Union updates — week of 3/29/2020

1.               Our #1 concern right now is still safety:

    • Are all non-essential staff now working from home?
    • Are essential staff working at the workplace only for minimal shifts and only for critical operations (and working from home for the non-critical tasks when practicable according Governor Murphy’s Executive Order 107)?
    • When in the workplace, are essential staff provided proper disinfecting supplies, protective equipment and distancing measures that adhere to Executive Order 107?

If you or a colleague cannot answer “yes” to any of these questions, please report a violation to the State of New Jersey and notify us at union@ura-aft.org immediately. Rutgers has failed to provide us with a comprehensive list of all staff who are deemed “essential” and performing critical operations in the workplace. Therefore, we depend on you to self-report any instance of a violation immediately.

2.               Coronavirus cases at Rutgers

Executive VP, Tony Calcado, informed us that no announcements will be made about new instances of positive virus cases in Rutgers buildings. We find this to be very irresponsible, and it puts the community’s safety at risk. It also may prevent you from applying for COVID-19 paid leave and seeking medical guidance. Again, we depend on members informing us of new cases as soon as possible.

3.               Emerging essential staff issues

Most of our essential staff are located in IPO, Dining and Residence Life, and in critical research labs. There are currently about three thousand students still housed on campus who have no other place to go. We received word that other students are now being allowed to come back onto campus to collect personal items that were left behind. We are concerned about how this affects our union members who work in Residence Life and Housing. It should be done with a reduced schedule and proper safety protocols for entering buildings after/with students. We are also receiving reports that staff who are managed by our members in IPO have already begun testing positive for the virus. We advise our members to refer these workers and yourselves immediately to the Occupational Health Department at Rutgers and to apply for COVID-19 paid leave.

4.               Timesheets, telework and COVID-19 paid leave

Rutgers’ expansion of telework and special paid leave allows for a mixture of safety, job continuity and sustained income—our most important goals. This is a good thing. Everyone, including essential staff, is eligible to apply and must work remotely when practicable. Everyone must apply. Rutgers must still negotiate with us about its approval processes, documentation requirements, and similar rules that are unfair and burdensome. Until then, see our best practices for how to utilize these programs and fill out timesheets. We encourage you to combine telework with paid leave to arrange a reduced or alternate schedule with your supervisor.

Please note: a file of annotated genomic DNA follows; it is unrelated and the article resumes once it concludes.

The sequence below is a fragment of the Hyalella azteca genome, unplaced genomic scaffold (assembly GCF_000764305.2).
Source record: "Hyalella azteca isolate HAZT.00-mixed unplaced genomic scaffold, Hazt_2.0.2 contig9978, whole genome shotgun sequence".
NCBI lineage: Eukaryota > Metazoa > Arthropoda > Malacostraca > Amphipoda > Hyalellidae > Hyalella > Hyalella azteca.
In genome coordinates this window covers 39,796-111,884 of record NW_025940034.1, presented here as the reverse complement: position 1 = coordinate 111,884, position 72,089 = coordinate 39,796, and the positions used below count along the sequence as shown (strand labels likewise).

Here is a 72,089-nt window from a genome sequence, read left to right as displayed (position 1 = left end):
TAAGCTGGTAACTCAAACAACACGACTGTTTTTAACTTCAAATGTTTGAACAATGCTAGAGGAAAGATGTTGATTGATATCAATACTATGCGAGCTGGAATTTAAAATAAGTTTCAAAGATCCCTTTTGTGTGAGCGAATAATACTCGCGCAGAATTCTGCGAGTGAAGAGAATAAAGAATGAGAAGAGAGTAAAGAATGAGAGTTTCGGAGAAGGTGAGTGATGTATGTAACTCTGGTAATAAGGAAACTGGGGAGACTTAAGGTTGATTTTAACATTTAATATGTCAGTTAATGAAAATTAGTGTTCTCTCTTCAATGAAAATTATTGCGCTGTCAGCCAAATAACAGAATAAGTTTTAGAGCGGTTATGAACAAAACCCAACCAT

5.               COVID-19 issue survey

By now you should have received an online survey via email. Please fill it out right away if you have not yet done so. If you did not receive it, please email us at union@ura-aft.org to request the link.

6.               Negotiating with Rutgers

We are meeting with Vivian Fernandez, Tony Calcado and other Rutgers officials on a weekly basis along with other representatives from other Rutgers unions. We will provide you with updates as we go along. We intend to negotiate over things like pay for essential staff, vacation carryover rules, new employee orientation, processing contractual grievances, and the many other working conditions that have been impacted or may be impacted as a result of the pandemic and Rutgers’ handling of it thus far.

Update on COVID-19 Issues

Revised 3/29/2020

Rutgers’ expansion of telework and special paid leave allows for a mixture of safety, job continuity and sustained income—our most important goals. This is a good thing.

On the other hand, we already announced to you that Rutgers’ methods in administering them are unduly burdensome and were not negotiated with Rutgers unions.

We will take action to fight back on the unfair rules, but we also need to prioritize based on time and safety. This helps our union representatives act quickly for the most critical concerns. Please keep these things in mind:

PRIORITY #1 – your safety, job continuity and pay

Every non-essential worker should be home now, whether for telework, paid leave or a combination of both. While we understand Rutgers’ announced rules for requesting and documenting are unfair, report back to us IMMEDIATELY if you are:

  1. Non-essential staff mandated to return to the workplace,
  2. Essential staff mandated to return to work for non-essential reasons (i.e. different from the Governor’s list) or to an unsafe or unprotected workplace,